The past few months have seen Tesla making the deadlines seemingly on a daily basis. Elon Musk, a master of communication in the modern age, is adept at getting the attention of contemporary media. Any news is good news, as the saying goes…
Over the past few weeks, much coverage has been devoted to issues surrounding the Model 3 and the company’s finances. The latter have been the subject of much speculation, but if there’s one thing we’ve learned about Elon Musk, is that he knows how to generate new revenue. As for the Model 3, much has been said about the production delays that have bedeviled it. The company is still trying to attain the weekly production targets it set for itself – a key step to achieving profitability.
There has also been some stinging criticism regarding uneven quality of construction for the Model 3.
This week, yet another rock flew straight at Tesla’s windshield. Consumer Reports decided that it cannot recommend the Model 3.
In context, this type of decision is certainly significant, but it is also reversible. In fact, the non-recommendation arises mainly from one hiccup: the model performed atrociously during braking tests.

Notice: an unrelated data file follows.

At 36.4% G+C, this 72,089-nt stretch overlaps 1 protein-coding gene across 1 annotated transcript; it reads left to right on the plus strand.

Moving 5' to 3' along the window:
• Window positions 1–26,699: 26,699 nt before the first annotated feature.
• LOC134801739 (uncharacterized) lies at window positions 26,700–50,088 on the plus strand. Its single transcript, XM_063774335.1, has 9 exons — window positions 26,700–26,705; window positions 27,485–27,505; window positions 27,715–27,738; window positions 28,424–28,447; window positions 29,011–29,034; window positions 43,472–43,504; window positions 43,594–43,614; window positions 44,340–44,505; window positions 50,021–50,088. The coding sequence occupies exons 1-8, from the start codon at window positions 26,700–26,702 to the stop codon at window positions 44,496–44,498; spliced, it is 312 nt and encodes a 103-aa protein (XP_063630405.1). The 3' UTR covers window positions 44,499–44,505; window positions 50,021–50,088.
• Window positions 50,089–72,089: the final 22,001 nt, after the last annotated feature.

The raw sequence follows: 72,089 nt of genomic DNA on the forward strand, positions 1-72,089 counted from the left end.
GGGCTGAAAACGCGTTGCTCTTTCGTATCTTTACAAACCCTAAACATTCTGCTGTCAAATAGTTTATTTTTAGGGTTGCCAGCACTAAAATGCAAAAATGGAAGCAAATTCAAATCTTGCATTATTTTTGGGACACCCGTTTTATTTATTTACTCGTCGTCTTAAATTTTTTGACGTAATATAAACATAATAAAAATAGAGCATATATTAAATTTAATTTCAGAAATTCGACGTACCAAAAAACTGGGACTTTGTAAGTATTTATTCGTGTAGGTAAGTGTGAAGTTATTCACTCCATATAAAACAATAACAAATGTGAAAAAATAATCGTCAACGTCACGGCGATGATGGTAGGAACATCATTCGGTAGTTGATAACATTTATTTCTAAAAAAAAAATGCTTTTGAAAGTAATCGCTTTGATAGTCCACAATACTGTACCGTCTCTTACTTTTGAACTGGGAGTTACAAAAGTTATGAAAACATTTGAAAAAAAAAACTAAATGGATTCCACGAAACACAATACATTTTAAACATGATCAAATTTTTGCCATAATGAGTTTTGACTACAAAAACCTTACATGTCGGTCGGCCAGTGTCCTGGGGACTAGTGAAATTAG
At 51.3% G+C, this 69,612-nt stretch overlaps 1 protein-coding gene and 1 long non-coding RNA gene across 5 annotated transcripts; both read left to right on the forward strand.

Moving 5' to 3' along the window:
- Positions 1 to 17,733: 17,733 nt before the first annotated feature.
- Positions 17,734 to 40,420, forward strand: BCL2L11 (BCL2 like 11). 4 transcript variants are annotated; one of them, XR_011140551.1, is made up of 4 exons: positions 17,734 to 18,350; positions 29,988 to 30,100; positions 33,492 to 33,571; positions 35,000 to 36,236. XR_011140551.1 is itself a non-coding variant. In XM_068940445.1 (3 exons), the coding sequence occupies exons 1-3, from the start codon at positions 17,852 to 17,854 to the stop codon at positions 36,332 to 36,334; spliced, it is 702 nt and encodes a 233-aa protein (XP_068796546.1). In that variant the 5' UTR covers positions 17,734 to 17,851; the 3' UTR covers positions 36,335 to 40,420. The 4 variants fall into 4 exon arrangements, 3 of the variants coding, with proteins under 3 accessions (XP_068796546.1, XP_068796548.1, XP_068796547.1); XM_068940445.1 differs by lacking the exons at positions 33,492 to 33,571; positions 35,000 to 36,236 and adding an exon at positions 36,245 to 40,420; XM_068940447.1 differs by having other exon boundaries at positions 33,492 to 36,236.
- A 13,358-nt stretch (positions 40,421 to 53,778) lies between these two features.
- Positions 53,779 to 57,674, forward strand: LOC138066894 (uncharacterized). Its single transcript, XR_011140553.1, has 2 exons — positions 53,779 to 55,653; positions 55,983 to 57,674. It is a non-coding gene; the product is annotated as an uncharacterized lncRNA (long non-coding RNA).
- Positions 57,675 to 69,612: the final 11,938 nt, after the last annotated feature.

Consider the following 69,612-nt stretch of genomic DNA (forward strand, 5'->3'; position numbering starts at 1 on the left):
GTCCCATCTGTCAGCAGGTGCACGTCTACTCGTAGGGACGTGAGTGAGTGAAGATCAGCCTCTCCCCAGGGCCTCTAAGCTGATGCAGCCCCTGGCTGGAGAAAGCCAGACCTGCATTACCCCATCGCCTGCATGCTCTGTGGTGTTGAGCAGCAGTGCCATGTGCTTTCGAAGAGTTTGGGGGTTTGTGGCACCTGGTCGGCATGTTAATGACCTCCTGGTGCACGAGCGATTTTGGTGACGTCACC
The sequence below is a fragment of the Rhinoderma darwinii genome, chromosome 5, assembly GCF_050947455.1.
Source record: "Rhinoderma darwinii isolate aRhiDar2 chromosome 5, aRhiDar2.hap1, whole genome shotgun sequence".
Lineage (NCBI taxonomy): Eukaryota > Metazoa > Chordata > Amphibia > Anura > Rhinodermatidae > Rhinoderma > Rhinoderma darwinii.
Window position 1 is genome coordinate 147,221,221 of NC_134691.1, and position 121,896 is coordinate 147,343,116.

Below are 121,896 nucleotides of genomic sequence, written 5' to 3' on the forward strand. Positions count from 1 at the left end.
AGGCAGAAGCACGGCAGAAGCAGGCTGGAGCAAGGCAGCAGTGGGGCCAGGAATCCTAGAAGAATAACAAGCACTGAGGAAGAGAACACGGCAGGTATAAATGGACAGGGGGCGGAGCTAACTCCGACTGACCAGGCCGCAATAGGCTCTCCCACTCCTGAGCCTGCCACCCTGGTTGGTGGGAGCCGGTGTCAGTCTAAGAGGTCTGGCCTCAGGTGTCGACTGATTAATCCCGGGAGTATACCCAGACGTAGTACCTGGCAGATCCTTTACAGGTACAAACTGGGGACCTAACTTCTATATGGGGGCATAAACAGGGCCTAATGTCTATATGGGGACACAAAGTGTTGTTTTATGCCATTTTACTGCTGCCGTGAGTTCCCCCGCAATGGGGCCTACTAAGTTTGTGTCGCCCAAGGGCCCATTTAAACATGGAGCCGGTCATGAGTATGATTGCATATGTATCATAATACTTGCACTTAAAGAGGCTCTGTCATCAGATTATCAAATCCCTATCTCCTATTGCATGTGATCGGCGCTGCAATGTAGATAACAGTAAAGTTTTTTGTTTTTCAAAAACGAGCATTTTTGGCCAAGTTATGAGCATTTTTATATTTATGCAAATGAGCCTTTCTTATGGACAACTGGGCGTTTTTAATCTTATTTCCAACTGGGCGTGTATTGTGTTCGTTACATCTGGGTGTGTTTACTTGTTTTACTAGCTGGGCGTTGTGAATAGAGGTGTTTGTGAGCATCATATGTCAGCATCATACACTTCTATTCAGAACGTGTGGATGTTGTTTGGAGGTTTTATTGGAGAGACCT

In testing carried out by Consumer Reports on more than one Model 3 vehicle, braking distance was measured as very long and unacceptable. The magazine noted in its report that the Tesla took seven additional feet to come to a stop from 60 mph (96 km/h) than the Ford F-150.
Specifically, the 60-to-0-mph deceleration took 152 feet. According to Tesla, it should be 133 feet.
The very first test carried out by Consumer Report did see the car perform in accordance with Tesla’s figures, coming to a stop in 130 feet. The problem arose with subsequent go-rounds, as each one required a greater distance to stop, even though the testers left time for the brakes to cool.
A private individual’s own Model 3 was even called into service, to see if the results would be any different; they were not.
A Tesla representative said that the company could implement an update of the braking system, one that would touch specifically on the modules that control the anti-lock feature. The right calibration of this system can make a significant difference to reduce wheel slip without unduly reducing brake pressure.
On a more positive note, the experts at Consumer Reports did commend the road handling of the Model 3, even comparing it favourably with that of the Porsche 917 Boxster. They were also able to set a new record for range on a single charge, squeezing 350 miles (580 km) out of the battery system before recharging was required.
There’s no doubt there have been some real bumps on the road in the early existence of the Tesla Model 3, but it seems realistic to think that it will eventually be able to meet expectations.